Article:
KCP&L Announces Changes to Solar Rebate Program

  KCP&L Announces Changes to Solar Rebate Program

 Recent filing outlines limit for Solar Rebates as required by Missouri State

Business Wire

KANSAS CITY, Mo. -- July 11, 2013

KCP&L announced today that it has submitted a filing to the Missouri Public
Service Commission putting a limit of $21 million for 2013 solar rebate
payments in Missouri, as required by Missouri State Law. The company’s solar
energy rebate program has been utilized by KCP&L’s business and residential
customers and has served as an important incentive to encourage the
development of the solar energy industry in Missouri.

“We are proud of the leadership role KCP&L has played in advocating for and
investing in renewable energy and energy efficiency in the State of Missouri,
including our solar rebate program for customers,” said Chuck Caisley, Vice
President of Marketing and Public Affairs at KCP&L. “However, since our
Missouri customers ultimately pay for these investments, it is very important
that we ensure a transparent process for solar rebates and that the costs of
this program are consistent with the law and allocated fairly across our
customer base.”

In 2008, Missouri voters passed Proposition C, a renewable energy mandate,
requiring investor-owned utilities in Missouri to generate a certain portion
of their electricity from renewable resources. KCP&L was the only utility in
Missouri to endorse and support its passage.

Since 2006, KCP&L has installed or acquired the energy from more than 539
megawatts of wind energy, enough to power nearly 190,000 homes. This exceeds
the level of renewable energy currently required in Missouri and demonstrates
KCP&L’s commitment to renewable energy resources.

Proposition C also requires utilities to offer a solar rebate program, which
offers customers a $2 per watt rebate on solar installations. Since the rebate
program started in 2010, KCP&L has paid more than $27 million in solar rebates
to 658 Missouri customers. In addition, KCP&L has received more than $24
million in solar rebate applications already in 2013.

Under Missouri law, the costs of the solar energy rebate program are shared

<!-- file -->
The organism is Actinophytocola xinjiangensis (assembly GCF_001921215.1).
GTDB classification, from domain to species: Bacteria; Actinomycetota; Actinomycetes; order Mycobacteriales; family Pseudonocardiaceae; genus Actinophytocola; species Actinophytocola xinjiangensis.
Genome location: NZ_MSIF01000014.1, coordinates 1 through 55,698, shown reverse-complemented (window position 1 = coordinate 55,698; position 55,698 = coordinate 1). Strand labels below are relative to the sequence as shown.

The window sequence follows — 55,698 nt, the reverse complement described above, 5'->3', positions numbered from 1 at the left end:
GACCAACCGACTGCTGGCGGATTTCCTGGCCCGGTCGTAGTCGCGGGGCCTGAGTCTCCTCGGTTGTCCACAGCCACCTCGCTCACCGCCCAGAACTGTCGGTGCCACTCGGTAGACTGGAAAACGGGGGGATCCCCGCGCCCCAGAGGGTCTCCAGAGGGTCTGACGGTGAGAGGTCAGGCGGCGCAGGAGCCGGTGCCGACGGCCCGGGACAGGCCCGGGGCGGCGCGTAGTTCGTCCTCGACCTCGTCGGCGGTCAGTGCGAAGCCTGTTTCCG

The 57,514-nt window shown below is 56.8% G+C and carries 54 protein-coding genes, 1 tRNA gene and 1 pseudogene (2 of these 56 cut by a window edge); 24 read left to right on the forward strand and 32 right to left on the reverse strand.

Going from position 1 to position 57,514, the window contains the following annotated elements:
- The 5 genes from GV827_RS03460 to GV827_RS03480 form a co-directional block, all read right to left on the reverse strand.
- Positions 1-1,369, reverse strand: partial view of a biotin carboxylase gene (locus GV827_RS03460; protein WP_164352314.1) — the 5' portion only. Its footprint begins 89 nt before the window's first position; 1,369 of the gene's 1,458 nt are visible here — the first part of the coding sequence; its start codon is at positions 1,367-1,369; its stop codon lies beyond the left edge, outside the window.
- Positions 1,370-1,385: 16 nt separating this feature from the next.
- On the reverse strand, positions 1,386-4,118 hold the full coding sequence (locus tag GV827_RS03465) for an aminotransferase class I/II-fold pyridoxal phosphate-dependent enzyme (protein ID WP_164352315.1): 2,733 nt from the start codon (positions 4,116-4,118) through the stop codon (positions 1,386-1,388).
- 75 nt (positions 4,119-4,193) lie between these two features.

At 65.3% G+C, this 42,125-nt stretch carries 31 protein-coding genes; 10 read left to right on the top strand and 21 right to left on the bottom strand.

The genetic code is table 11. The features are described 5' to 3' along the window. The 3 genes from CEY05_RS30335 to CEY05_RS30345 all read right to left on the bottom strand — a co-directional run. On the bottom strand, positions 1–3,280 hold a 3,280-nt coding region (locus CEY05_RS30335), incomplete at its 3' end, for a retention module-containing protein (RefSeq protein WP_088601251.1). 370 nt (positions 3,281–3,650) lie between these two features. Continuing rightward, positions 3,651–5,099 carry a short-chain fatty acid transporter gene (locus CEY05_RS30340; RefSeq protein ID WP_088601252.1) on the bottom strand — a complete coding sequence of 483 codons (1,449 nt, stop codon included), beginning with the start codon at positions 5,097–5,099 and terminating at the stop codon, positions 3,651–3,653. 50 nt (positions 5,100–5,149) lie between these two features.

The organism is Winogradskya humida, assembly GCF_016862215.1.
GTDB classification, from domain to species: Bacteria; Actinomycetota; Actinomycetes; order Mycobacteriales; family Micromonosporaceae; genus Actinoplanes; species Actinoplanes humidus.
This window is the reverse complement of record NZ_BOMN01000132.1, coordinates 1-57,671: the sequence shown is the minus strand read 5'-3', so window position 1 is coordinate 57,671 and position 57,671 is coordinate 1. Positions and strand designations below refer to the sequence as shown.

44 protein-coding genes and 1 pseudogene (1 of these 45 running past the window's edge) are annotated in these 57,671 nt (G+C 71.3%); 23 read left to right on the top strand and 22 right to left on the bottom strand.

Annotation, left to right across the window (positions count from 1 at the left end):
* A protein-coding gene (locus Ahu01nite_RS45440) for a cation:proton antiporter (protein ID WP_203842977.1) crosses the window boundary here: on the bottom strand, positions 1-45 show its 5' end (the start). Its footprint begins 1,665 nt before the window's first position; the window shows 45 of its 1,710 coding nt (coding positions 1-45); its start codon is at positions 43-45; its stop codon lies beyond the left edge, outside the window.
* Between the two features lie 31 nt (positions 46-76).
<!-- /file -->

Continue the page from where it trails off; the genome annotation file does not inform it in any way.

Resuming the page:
among all KCP&L customers, not just those who are making investments in solar
technology. As a result, the solar energy rebates are being funded by Missouri
customers who may or may not take part in the program. In order to protect
customers from large rate increases, the payment of solar rebates each year is
subject to an annual one percent electric retail rate impact cap. This means
that the amount that KCP&L spends on renewable energy, including the solar
rebates paid to customers, cannot exceed a one percent increase in rates
affecting all KCP&L customers in Missouri.

KCP&L’s July 5, 2013, filing with the Missouri Public Service Commission
states that the one percent cap in KCP&L’s Greater Missouri Operations (GMO)
service territory (the area formerly served by Aquila) equates to slightly
more than $10 million annually. As of June of this year, KCP&L already had
received applications for $22.2 million in solar rebates in its GMO service
territory and estimates that by year end, it will receive nearly $51 million
in solar rebate applications for all its Missouri service territory. The
filing also noted that the KCP&L Missouri service territory (the Kansas City
Metropolitan Area) is expected to exceed the one percent cap by November 2013.

Therefore, as part of the filing, KCP&L has requested approval to suspend
solar rebates for KCP&L’s GMO service territory beginning on September 3,
2013, until January 1, 2014, due to the fact the solar rebate cap has been

When the volume of solar rebates causes the cap to be reached for a given
year, KCP&L will continue to accept rebate applications at the dollar-per-watt
rate for the time period in which the system becomes operational. However,
payment of the solar rebates will be postponed until the first quarter of the
following year when funding will again become available. The rebate program
will continue to be funded every year up to the one percent cap until 2020,
when solar rebates will be phased out and no longer available in Missouri.
These rebates currently are set at $2 per watt and will decrease gradually
over the next several years.

“It’s about balance. We are committed to solar energy development in our
region. However, unlike the solar industry who only has to worry about the
small percentage of people in this region who are able to take advantage of
the rebate program, we have a responsibility to serve and represent the
interests of all our customers in this region,” continued Caisley. “Solar
rebates are paid by all Missouri customers, which means that all Missouri
customers will pay for these rebates whether or not they participate in the
solar program. Managing these costs and ensuring customer rates won’t exceed
one percent (for solar) is the reason we are suspending these rebate payments
until next year. And, even with the one percent cap in place, the solar rebate
program will invest more than $100 million in the solar industry over the next
six years, making it one of KCP&L’s largest programs.”

Additional information about the solar rebate process is available at

About Great Plains Energy:

Headquartered in Kansas City, Mo., Great Plains Energy Incorporated (NYSE:
GXP) is the holding company of Kansas City Power & Light Company and KCP&L
Greater Missouri Operations Company, two of the leading regulated providers of
electricity in the Midwest. Kansas City Power & Light Company and KCP&L
Greater Missouri Operations Company use KCP&L as a brand name. More
information about the companies is available on the Internet at:
www.greatplainsenergy.com or www.kcpl.com.


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